Form Variables

In the sample from my previous post I introduced an integer form variable without drawing attention to it.  In this post I will describe form variables in much more detail.

Creating Variables in Designer

In order to create a form variable from Designer, you choose file/form properties/variables.  In this screen shot there are two variables: "foo" and "bar". 


The resulting XFA markup looks like:

         <text name="foo">123</text>
         <text name="bar">abc</text>

There are some limitations to Designer support for variables:

  • Creates only <text> variables
  • Cannot create a variable with an initial value that is empty
  • Places variables under the root subform only

Creating Variables in Script

In a previous post I described the code for creating a form variable in JavaScript.

var vNewVar = xfa.form.createNode("text", "vMyVar");
vNewVar = "abc";

The first parameter to createNode() can be any of the XFA content types.  The set that you would likely find useful in a scripting context are: <boolean>, <decimal>, <float>, <integer>, <text>.  You can create other types such as <date>, but a <date> behaves like a <text> (a string) because there is no date data type in JavaScript.

Typed variables

The .value property on a variable is a variant.  It returns a typed value based on the content type.  It will return string for <text> , it will return number for <integer>, <decimal> and <float> and returns boolean for <boolean>

Typed variables have the advantage that script operations that use them will do the right thing.  e.g. if you define two <text> variables: v1.value="3"; v2.value="5", then the expression "v1.value + v2.value" will return "35".  If they are defined as <integer>, the result of the expression is "8".

Use any Subform

The <variables> element may appear under any subform.  It often makes sense to create the variable in the context where it is used e.g. in the case where it is used within a repeating subform or a fragment.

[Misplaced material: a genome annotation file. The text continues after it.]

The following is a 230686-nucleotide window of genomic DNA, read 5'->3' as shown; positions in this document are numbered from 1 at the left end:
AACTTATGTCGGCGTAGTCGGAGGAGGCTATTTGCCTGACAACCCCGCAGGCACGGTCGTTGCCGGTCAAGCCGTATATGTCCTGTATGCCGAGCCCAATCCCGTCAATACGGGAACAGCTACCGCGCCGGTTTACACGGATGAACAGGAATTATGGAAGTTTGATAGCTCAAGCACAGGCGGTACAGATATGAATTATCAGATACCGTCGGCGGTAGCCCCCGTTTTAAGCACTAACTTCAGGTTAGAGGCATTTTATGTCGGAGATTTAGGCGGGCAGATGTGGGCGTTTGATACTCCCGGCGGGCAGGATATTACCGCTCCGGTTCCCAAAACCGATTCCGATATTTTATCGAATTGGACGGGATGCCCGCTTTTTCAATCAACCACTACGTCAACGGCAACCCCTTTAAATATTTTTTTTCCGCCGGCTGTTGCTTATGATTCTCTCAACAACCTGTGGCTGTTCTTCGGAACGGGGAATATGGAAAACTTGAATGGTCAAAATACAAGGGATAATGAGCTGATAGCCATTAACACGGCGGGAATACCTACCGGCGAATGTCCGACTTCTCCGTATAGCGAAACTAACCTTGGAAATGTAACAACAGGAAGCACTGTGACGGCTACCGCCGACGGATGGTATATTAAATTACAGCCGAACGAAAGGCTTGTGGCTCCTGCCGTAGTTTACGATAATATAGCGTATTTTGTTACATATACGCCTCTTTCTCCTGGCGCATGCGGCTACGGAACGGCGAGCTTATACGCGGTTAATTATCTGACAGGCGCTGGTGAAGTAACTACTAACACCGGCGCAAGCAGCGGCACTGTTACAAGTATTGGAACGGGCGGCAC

Hidden from the Designer

When you define script objects that use variables, it can be inconvenient to create the form variables from the Designer UI.  If you do, your script then has an external dependency, and other people modifying the form can muck with your variables.  It really only makes sense to create them from Designer if they truly have global scope.  Of course, defining them in Designer does have the advantage that they show up in object assist.

Form State

Anatole Matveief wrote a nice form state tutorial on Stefan Cameron’s blog.  As of Acrobat 9, form variables are stored as part of the preserved form state i.e. after save/close/open, any form variables will be restored.  This can be a very valuable feature, but can also require some caution — when creating a new variable, you should first check for its existence.  If not, you may end up with multiple copies of the variable.  The existence check looks like:

if (mySubform.variables.nodes.namedItem("vMyVar") == null)
var vNewVariable = xfa.form.createNode("integer", "vMyVar");
    vNewVariable.value = 42;


Dependency Tracking

Unfortunately, variables do no participate in dependency tracking.  If you define a calculation that uses a variable, the calculation will not re-fire automatically when the value of the variable changes.

What about Fields?

It is really convenient to be able to define variables in the context of a subform, but what about the case where your context is a field?  The good news is that there are two places where we can place content elements within a field: <desc> and <extras>.  For example, to create content under a field you can code:

if (myField.desc.nodes.namedItem("vFortyTwo") == null)
var vNewVariable = xfa.form.createNode("integer", "vFortyTwo");
    vNewVariable.value = 42;


The content can then be referenced in script as: "myField.desc.vFortyTwo.value". 


I have added a sample that has code to demonstrate creating and referencing form variables and content elements under a field <desc> element.  The script lives under the "Create Variables" button.